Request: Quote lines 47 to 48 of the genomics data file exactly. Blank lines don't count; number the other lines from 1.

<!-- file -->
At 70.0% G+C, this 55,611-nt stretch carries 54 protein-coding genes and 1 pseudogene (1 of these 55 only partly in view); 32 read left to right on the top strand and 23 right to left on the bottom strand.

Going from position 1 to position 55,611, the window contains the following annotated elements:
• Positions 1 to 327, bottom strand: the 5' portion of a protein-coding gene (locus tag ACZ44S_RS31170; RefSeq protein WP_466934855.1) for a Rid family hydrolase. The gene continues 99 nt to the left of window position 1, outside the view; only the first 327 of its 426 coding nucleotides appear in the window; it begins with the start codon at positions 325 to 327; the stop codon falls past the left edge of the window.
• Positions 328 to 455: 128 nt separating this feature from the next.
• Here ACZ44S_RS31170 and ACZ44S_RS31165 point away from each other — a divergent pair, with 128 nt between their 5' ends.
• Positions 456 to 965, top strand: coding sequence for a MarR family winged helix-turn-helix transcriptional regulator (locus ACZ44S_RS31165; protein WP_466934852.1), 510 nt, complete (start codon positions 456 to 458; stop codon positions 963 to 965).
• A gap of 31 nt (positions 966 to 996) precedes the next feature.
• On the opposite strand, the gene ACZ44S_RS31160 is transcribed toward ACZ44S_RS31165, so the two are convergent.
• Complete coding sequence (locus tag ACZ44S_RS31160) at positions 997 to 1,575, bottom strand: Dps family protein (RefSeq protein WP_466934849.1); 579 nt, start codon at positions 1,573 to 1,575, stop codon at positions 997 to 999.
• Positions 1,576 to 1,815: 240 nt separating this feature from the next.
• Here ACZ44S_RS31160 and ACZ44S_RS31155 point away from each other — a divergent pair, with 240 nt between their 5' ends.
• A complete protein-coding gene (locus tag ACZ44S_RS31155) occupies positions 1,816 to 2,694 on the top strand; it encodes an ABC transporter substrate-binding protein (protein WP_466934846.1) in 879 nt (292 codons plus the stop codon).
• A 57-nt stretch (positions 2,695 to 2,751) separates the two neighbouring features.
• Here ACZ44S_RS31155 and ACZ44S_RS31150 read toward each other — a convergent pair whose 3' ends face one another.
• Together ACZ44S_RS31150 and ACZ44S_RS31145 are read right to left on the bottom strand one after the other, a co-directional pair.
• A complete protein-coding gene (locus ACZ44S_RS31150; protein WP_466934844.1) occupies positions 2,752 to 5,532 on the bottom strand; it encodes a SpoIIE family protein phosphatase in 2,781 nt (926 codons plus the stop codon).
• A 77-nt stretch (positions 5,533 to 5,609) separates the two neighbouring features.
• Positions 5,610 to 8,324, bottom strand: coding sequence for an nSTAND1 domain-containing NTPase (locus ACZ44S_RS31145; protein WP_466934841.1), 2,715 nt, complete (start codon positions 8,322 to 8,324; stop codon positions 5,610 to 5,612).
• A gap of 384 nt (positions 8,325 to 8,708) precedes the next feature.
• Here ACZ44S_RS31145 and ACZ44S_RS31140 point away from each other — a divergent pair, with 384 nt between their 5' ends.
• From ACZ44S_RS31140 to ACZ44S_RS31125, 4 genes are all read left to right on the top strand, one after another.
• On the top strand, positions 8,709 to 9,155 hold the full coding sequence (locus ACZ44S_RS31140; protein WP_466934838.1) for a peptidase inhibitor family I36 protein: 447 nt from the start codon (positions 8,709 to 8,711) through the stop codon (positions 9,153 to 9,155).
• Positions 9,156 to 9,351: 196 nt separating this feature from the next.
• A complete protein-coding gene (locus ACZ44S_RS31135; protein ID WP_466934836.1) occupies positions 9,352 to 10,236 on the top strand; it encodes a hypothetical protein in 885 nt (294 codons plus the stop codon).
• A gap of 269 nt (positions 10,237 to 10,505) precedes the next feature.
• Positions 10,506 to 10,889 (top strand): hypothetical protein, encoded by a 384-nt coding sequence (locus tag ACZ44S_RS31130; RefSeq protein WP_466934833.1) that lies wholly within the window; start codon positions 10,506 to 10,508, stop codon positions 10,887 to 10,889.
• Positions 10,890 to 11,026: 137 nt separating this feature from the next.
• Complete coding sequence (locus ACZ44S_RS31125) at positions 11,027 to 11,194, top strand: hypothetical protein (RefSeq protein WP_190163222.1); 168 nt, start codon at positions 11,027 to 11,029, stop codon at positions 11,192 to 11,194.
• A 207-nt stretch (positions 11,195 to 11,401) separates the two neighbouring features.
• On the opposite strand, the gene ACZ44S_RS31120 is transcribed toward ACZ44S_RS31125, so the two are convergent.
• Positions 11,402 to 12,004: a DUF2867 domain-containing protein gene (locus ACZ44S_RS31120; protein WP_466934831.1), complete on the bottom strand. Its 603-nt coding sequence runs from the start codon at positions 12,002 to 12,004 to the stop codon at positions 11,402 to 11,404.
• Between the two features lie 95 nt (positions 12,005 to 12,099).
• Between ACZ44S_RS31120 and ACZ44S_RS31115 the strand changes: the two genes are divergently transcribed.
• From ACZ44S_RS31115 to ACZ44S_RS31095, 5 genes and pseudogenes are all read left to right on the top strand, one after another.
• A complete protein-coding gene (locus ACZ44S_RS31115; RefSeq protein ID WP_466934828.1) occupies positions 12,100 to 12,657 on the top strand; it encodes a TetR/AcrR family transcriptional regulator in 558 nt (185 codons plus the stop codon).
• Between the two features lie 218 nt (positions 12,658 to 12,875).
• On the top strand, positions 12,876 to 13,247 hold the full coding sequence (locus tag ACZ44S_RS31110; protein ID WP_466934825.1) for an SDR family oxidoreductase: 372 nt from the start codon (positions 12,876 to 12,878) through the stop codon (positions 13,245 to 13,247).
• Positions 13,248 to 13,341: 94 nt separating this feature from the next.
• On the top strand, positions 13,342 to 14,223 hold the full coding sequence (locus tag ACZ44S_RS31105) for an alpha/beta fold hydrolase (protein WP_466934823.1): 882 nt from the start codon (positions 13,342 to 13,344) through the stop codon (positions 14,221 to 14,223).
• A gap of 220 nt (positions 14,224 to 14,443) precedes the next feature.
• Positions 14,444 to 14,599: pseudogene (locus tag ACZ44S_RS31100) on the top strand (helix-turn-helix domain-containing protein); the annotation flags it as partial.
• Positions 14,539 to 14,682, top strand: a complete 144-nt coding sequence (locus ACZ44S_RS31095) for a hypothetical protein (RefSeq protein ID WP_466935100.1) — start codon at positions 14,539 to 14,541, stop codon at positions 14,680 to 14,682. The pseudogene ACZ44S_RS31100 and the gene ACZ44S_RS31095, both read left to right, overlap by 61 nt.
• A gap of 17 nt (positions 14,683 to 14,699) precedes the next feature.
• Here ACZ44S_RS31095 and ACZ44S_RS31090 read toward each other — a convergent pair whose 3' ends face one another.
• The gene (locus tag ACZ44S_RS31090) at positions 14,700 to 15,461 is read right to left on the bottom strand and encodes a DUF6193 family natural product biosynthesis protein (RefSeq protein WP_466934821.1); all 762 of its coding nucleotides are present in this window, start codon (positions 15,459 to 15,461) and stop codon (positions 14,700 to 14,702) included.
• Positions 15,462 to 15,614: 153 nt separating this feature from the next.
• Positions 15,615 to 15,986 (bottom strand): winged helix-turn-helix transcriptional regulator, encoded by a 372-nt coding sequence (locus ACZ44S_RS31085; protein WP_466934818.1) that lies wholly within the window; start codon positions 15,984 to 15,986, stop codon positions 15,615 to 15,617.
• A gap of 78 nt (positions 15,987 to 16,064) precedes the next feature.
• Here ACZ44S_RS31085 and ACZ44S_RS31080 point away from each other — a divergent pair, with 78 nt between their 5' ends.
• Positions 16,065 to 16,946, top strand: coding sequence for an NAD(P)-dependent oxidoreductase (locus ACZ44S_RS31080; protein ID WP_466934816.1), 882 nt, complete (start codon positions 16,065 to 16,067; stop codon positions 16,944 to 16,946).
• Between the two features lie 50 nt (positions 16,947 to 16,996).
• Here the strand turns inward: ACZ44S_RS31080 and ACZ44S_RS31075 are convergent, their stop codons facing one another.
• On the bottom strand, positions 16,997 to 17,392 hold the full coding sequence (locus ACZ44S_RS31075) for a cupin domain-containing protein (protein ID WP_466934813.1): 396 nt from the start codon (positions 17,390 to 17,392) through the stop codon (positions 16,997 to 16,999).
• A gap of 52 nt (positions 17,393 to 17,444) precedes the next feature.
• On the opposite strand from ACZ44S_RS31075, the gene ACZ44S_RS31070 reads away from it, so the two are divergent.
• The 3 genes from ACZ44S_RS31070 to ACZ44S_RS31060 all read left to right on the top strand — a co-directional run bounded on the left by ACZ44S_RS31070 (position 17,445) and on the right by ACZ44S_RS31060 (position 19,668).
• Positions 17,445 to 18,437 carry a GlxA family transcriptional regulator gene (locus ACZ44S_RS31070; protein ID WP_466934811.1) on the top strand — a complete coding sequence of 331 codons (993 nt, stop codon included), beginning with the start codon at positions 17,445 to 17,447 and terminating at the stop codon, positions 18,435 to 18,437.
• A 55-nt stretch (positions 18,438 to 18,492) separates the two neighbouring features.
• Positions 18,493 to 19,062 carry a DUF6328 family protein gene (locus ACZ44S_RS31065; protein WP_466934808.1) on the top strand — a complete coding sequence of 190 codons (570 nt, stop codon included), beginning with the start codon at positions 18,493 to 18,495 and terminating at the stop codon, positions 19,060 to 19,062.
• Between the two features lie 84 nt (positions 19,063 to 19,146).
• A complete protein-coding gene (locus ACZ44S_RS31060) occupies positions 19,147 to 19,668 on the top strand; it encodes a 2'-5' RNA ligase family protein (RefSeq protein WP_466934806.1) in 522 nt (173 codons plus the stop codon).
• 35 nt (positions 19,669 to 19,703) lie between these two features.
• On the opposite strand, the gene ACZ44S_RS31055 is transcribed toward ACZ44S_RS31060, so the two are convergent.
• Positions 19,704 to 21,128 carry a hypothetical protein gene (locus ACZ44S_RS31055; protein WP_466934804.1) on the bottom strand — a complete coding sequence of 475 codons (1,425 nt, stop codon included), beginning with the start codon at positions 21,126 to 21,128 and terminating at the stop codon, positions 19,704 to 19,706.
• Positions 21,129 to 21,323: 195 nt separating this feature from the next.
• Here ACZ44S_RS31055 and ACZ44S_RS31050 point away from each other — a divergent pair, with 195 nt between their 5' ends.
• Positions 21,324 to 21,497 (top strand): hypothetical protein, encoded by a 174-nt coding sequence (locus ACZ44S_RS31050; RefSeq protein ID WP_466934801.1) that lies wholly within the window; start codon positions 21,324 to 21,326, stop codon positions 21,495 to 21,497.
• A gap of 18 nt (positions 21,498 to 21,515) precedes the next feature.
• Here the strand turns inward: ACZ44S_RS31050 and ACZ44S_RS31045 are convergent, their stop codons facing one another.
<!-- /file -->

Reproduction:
• Positions 15,615 to 15,986 (bottom strand): winged helix-turn-helix transcriptional regulator, encoded by a 372-nt coding sequence (locus ACZ44S_RS31085; protein WP_466934818.1) that lies wholly within the window; start codon positions 15,984 to 15,986, stop codon positions 15,615 to 15,617.
• A gap of 78 nt (positions 15,987 to 16,064) precedes the next feature.